Step 6) Dig about 2- to the 3-inch-deep hole at the base of each stake. Lay the Hops rhizomes in the holes and cover them with potting soil. Water them to a depth of about 4 inches and add additional soil if it settles too much after watering. Water the Hops rhizomes whenever the soil feels dry in the top two inches. Allow the soil to dry out slightly between watering, but do not let it dry out completely while the rhizomes are rooting. Watch for growth in two to three weeks at temperatures of around 20°C.
Step 7) Increase water once the vines emerge and run water into the planter until it dribbles freely from the drainage holes. Check the top 3 inches of soil twice weekly during cool weather or daily in hot weather. Water when the top 3 inches dry out completely. Train the vines against the base of the trellis once they are tall enough to reach it. Adjust the vine every 15 days until it is growing reliably along the trellis. Then, feed container-grown Hops plants with a liquid fertilizer diluted to quarter-strength. Apply the fertilizer every 4 weeks from the time the vines emerge to when they set fruit. Water liberally after feeding the vines to keep the plant roots from being burned.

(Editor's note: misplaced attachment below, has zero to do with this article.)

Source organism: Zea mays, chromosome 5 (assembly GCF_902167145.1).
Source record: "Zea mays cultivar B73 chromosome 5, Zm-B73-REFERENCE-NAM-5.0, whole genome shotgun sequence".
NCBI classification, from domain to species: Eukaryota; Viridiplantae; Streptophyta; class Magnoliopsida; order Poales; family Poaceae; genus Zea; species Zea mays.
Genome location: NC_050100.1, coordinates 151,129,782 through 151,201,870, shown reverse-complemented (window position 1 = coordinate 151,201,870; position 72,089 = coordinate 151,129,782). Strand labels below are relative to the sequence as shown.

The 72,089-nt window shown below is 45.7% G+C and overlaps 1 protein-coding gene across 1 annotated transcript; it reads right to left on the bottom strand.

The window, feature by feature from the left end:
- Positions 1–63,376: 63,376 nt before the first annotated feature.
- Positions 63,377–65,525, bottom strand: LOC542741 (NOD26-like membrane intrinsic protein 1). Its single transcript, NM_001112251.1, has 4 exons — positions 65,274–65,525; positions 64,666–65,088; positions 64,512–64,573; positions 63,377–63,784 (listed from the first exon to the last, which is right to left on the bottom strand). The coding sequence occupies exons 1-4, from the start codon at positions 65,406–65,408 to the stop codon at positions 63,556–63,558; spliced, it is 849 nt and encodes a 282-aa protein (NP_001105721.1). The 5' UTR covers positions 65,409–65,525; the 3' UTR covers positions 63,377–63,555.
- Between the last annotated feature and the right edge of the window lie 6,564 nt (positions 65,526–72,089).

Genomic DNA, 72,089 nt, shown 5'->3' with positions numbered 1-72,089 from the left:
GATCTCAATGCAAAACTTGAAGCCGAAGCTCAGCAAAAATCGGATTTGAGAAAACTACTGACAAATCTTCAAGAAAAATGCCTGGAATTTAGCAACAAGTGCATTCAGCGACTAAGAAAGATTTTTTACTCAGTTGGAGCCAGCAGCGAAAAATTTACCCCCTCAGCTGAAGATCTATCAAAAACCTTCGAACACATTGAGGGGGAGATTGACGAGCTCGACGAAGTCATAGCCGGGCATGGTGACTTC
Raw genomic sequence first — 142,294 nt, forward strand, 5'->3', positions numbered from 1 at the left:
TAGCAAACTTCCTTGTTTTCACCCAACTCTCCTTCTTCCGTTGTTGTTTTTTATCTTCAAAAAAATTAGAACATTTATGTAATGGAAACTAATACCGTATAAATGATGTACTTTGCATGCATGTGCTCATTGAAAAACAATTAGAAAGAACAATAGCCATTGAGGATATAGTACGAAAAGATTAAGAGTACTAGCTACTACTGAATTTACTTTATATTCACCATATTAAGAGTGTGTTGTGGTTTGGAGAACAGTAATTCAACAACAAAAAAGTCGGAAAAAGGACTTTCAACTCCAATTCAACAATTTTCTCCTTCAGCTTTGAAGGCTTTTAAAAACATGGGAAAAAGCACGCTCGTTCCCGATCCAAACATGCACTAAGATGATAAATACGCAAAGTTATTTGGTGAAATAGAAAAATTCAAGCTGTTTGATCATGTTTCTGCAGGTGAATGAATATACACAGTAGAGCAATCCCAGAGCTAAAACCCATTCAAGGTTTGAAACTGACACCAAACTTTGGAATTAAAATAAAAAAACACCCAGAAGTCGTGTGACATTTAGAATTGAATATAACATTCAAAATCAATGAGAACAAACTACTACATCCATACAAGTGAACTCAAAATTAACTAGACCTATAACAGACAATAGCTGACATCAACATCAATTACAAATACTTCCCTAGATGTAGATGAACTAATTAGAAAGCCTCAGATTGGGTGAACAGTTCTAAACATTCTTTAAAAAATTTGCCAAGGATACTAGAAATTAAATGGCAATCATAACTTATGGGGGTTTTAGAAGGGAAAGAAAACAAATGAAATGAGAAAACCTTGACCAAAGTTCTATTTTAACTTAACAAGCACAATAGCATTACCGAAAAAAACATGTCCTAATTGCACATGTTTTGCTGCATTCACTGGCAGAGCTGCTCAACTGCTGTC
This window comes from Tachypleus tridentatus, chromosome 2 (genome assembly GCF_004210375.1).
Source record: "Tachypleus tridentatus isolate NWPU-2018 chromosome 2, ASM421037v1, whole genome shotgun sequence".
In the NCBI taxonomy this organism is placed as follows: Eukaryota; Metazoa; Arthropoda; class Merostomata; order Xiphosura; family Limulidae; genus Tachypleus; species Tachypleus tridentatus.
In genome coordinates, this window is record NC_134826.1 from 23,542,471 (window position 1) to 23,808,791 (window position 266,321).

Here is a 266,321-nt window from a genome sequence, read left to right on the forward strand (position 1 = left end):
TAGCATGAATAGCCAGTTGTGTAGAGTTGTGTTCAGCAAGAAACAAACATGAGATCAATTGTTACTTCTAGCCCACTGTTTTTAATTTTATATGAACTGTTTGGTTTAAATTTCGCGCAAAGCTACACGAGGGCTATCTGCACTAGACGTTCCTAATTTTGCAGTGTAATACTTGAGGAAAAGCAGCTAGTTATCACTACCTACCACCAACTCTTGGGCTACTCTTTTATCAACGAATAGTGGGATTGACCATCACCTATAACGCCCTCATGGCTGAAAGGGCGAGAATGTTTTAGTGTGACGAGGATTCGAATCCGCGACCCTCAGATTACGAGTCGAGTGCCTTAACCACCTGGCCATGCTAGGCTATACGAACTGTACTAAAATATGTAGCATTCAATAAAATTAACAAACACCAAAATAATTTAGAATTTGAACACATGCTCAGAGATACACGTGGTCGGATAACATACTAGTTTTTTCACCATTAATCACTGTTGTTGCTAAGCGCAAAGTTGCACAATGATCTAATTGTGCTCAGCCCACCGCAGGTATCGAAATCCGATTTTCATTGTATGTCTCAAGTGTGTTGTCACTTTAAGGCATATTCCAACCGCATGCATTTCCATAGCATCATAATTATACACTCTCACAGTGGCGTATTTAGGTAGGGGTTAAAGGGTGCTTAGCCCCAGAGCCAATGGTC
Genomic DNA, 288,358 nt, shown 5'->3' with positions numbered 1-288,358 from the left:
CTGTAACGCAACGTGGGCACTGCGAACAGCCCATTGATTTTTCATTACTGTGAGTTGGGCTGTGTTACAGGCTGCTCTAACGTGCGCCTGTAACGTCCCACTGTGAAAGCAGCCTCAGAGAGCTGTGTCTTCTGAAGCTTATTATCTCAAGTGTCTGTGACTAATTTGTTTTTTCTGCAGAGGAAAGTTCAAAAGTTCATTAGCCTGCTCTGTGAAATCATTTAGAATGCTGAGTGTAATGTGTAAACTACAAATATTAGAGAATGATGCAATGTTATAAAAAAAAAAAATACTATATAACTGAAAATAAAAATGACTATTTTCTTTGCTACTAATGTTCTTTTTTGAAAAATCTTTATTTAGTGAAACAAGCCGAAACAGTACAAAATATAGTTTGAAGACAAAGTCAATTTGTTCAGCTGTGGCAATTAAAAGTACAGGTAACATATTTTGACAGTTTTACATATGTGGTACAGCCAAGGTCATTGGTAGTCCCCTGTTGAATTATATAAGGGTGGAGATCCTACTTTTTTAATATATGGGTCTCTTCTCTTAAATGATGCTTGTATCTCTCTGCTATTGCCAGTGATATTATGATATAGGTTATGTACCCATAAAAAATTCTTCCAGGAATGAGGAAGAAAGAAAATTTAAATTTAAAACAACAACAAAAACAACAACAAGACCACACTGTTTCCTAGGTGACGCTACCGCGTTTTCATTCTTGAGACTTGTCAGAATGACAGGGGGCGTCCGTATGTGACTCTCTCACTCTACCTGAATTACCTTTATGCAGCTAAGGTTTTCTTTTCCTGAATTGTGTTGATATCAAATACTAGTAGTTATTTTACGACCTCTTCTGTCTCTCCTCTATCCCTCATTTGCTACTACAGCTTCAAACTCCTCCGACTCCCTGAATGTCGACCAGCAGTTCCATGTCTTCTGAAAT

Step 8) Prune the Hops vines once they outgrow their trellis. Remove the foliage from the bottom 1 foot of the vine to increase air circulation and decrease the likelihood of pest and disease. Remove the tip of the vines once the main stem produces many branches. Use clean and sharp pruning shears.
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Watering and Feeding your Hop Plants
Hops tend to be very hungry and thirsty plants, so you should be prepared to water and fertilize regularly. It is important, though, not to overwater when the Hop plants are young, as this can cause root rot. If you are growing Hops indoors, the limited size of the container means that they will eat up the nutrients fast. To counter this, use a liquid and slow-release granular fertilizer. Water your Hops plants daily or whenever the soil becomes dry.
How and When to Feed Hops Plants